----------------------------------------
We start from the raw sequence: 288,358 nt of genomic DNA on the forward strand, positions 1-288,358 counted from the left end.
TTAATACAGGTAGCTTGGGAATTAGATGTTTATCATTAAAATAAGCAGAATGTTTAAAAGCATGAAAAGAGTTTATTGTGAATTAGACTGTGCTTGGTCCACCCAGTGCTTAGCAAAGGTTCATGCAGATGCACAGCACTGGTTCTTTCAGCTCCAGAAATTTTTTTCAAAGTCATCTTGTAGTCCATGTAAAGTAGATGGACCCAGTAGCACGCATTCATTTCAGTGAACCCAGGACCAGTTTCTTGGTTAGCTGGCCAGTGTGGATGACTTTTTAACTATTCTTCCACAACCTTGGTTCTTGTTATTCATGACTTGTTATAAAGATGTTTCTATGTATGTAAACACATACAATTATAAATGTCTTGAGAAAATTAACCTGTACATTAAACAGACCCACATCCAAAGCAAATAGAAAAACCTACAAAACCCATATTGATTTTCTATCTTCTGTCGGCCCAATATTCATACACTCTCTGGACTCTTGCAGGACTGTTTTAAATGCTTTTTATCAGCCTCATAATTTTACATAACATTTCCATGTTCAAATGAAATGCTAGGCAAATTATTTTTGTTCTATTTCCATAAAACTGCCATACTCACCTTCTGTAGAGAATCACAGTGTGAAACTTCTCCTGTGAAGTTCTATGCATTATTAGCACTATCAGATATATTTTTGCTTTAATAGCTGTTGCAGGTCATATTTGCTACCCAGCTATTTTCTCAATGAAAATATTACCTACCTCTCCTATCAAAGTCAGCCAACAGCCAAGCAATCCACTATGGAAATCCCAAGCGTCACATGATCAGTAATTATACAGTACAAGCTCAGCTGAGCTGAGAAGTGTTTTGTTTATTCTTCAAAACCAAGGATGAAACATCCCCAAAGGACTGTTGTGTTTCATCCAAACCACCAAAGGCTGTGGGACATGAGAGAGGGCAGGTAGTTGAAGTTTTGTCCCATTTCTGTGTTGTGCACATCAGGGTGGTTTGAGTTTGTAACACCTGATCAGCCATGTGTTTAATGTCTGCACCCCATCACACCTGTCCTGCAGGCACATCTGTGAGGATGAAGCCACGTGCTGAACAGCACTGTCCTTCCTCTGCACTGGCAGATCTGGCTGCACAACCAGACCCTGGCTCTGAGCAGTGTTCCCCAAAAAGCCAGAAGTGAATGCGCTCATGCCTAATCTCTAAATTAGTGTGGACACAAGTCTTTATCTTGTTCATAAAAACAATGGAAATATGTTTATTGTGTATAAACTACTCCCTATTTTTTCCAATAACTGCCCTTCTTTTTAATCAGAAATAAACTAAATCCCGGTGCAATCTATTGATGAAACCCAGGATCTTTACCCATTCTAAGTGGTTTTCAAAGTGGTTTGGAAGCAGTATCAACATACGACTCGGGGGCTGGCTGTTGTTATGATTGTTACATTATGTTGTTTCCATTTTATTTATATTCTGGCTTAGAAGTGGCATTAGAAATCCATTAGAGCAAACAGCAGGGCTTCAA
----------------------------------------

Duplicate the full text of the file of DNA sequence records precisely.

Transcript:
We start from the raw sequence: 288,358 nt of genomic DNA on the forward strand, positions 1-288,358 counted from the left end.
TTAATACAGGTAGCTTGGGAATTAGATGTTTATCATTAAAATAAGCAGAATGTTTAAAAGCATGAAAAGAGTTTATTGTGAATTAGACTGTGCTTGGTCCACCCAGTGCTTAGCAAAGGTTCATGCAGATGCACAGCACTGGTTCTTTCAGCTCCAGAAATTTTTTTCAAAGTCATCTTGTAGTCCATGTAAAGTAGATGGACCCAGTAGCACGCATTCATTTCAGTGAACCCAGGACCAGTTTCTTGGTTAGCTGGCCAGTGTGGATGACTTTTTAACTATTCTTCCACAACCTTGGTTCTTGTTATTCATGACTTGTTATAAAGATGTTTCTATGTATGTAAACACATACAATTATAAATGTCTTGAGAAAATTAACCTGTACATTAAACAGACCCACATCCAAAGCAAATAGAAAAACCTACAAAACCCATATTGATTTTCTATCTTCTGTCGGCCCAATATTCATACACTCTCTGGACTCTTGCAGGACTGTTTTAAATGCTTTTTATCAGCCTCATAATTTTACATAACATTTCCATGTTCAAATGAAATGCTAGGCAAATTATTTTTGTTCTATTTCCATAAAACTGCCATACTCACCTTCTGTAGAGAATCACAGTGTGAAACTTCTCCTGTGAAGTTCTATGCATTATTAGCACTATCAGATATATTTTTGCTTTAATAGCTGTTGCAGGTCATATTTGCTACCCAGCTATTTTCTCAATGAAAATATTACCTACCTCTCCTATCAAAGTCAGCCAACAGCCAAGCAATCCACTATGGAAATCCCAAGCGTCACATGATCAGTAATTATACAGTACAAGCTCAGCTGAGCTGAGAAGTGTTTTGTTTATTCTTCAAAACCAAGGATGAAACATCCCCAAAGGACTGTTGTGTTTCATCCAAACCACCAAAGGCTGTGGGACATGAGAGAGGGCAGGTAGTTGAAGTTTTGTCCCATTTCTGTGTTGTGCACATCAGGGTGGTTTGAGTTTGTAACACCTGATCAGCCATGTGTTTAATGTCTGCACCCCATCACACCTGTCCTGCAGGCACATCTGTGAGGATGAAGCCACGTGCTGAACAGCACTGTCCTTCCTCTGCACTGGCAGATCTGGCTGCACAACCAGACCCTGGCTCTGAGCAGTGTTCCCCAAAAAGCCAGAAGTGAATGCGCTCATGCCTAATCTCTAAATTAGTGTGGACACAAGTCTTTATCTTGTTCATAAAAACAATGGAAATATGTTTATTGTGTATAAACTACTCCCTATTTTTTCCAATAACTGCCCTTCTTTTTAATCAGAAATAAACTAAATCCCGGTGCAATCTATTGATGAAACCCAGGATCTTTACCCATTCTAAGTGGTTTTCAAAGTGGTTTGGAAGCAGTATCAACATACGACTCGGGGGCTGGCTGTTGTTATGATTGTTACATTATGTTGTTTCCATTTTATTTATATTCTGGCTTAGAAGTGGCATTAGAAATCCATTAGAGCAAACAGCAGGGCTTCAA